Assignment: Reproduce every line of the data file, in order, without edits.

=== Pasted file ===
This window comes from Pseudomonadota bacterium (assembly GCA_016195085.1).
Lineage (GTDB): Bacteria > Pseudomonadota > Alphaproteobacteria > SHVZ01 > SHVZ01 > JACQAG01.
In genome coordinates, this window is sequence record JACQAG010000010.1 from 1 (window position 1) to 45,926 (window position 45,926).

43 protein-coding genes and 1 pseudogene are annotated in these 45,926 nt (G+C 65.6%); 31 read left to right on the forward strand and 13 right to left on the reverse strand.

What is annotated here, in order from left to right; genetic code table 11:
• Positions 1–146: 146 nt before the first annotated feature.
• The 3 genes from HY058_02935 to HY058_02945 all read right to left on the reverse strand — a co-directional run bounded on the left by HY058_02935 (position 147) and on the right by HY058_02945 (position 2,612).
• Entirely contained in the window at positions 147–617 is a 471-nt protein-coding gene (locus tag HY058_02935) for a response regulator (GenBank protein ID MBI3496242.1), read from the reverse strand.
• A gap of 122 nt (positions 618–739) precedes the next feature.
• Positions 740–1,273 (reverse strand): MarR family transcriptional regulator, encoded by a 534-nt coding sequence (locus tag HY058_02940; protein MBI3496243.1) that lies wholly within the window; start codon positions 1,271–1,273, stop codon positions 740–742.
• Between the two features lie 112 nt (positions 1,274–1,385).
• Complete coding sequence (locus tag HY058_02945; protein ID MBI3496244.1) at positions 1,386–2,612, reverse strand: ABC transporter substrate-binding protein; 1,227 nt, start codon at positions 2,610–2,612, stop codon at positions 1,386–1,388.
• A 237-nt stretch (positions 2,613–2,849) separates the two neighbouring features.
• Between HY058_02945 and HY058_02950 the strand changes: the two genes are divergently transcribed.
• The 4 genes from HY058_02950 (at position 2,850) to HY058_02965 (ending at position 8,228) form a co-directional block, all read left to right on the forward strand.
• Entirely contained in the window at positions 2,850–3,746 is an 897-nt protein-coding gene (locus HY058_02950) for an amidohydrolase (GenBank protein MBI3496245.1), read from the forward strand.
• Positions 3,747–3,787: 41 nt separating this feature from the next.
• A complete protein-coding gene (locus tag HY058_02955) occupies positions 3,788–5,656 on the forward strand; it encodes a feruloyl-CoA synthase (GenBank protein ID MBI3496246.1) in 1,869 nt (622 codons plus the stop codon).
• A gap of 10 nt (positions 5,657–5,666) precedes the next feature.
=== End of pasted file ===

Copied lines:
This window comes from Pseudomonadota bacterium (assembly GCA_016195085.1).
Lineage (GTDB): Bacteria > Pseudomonadota > Alphaproteobacteria > SHVZ01 > SHVZ01 > JACQAG01.
In genome coordinates, this window is sequence record JACQAG010000010.1 from 1 (window position 1) to 45,926 (window position 45,926).

43 protein-coding genes and 1 pseudogene are annotated in these 45,926 nt (G+C 65.6%); 31 read left to right on the forward strand and 13 right to left on the reverse strand.

What is annotated here, in order from left to right; genetic code table 11:
• Positions 1–146: 146 nt before the first annotated feature.
• The 3 genes from HY058_02935 to HY058_02945 all read right to left on the reverse strand — a co-directional run bounded on the left by HY058_02935 (position 147) and on the right by HY058_02945 (position 2,612).
• Entirely contained in the window at positions 147–617 is a 471-nt protein-coding gene (locus tag HY058_02935) for a response regulator (GenBank protein ID MBI3496242.1), read from the reverse strand.
• A gap of 122 nt (positions 618–739) precedes the next feature.
• Positions 740–1,273 (reverse strand): MarR family transcriptional regulator, encoded by a 534-nt coding sequence (locus tag HY058_02940; protein MBI3496243.1) that lies wholly within the window; start codon positions 1,271–1,273, stop codon positions 740–742.
• Between the two features lie 112 nt (positions 1,274–1,385).
• Complete coding sequence (locus tag HY058_02945; protein ID MBI3496244.1) at positions 1,386–2,612, reverse strand: ABC transporter substrate-binding protein; 1,227 nt, start codon at positions 2,610–2,612, stop codon at positions 1,386–1,388.
• A 237-nt stretch (positions 2,613–2,849) separates the two neighbouring features.
• Between HY058_02945 and HY058_02950 the strand changes: the two genes are divergently transcribed.
• The 4 genes from HY058_02950 (at position 2,850) to HY058_02965 (ending at position 8,228) form a co-directional block, all read left to right on the forward strand.
• Entirely contained in the window at positions 2,850–3,746 is an 897-nt protein-coding gene (locus HY058_02950) for an amidohydrolase (GenBank protein MBI3496245.1), read from the forward strand.
• Positions 3,747–3,787: 41 nt separating this feature from the next.
• A complete protein-coding gene (locus tag HY058_02955) occupies positions 3,788–5,656 on the forward strand; it encodes a feruloyl-CoA synthase (GenBank protein ID MBI3496246.1) in 1,869 nt (622 codons plus the stop codon).
• A gap of 10 nt (positions 5,657–5,666) precedes the next feature.